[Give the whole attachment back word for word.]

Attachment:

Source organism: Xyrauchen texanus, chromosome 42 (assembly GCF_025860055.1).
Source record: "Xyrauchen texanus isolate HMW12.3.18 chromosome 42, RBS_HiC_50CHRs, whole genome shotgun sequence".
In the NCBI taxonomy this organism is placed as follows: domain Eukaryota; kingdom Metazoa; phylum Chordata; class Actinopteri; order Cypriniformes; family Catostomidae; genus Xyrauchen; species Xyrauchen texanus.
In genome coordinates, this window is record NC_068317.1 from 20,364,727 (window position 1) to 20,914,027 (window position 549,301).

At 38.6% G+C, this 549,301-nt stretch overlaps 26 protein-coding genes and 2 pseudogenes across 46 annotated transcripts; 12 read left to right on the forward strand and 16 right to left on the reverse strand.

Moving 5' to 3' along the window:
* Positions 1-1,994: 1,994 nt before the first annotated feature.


Source organism: Xyrauchen texanus, chromosome 42 (assembly GCF_025860055.1).
Source record: "Xyrauchen texanus isolate HMW12.3.18 chromosome 42, RBS_HiC_50CHRs, whole genome shotgun sequence".
In the NCBI taxonomy this organism is placed as follows: domain Eukaryota; kingdom Metazoa; phylum Chordata; class Actinopteri; order Cypriniformes; family Catostomidae; genus Xyrauchen; species Xyrauchen texanus.
In genome coordinates, this window is record NC_068317.1 from 20,364,727 (window position 1) to 20,914,027 (window position 549,301).

At 38.6% G+C, this 549,301-nt stretch overlaps 26 protein-coding genes and 2 pseudogenes across 46 annotated transcripts; 12 read left to right on the forward strand and 16 right to left on the reverse strand.

Moving 5' to 3' along the window:
* Positions 1-1,994: 1,994 nt before the first annotated feature.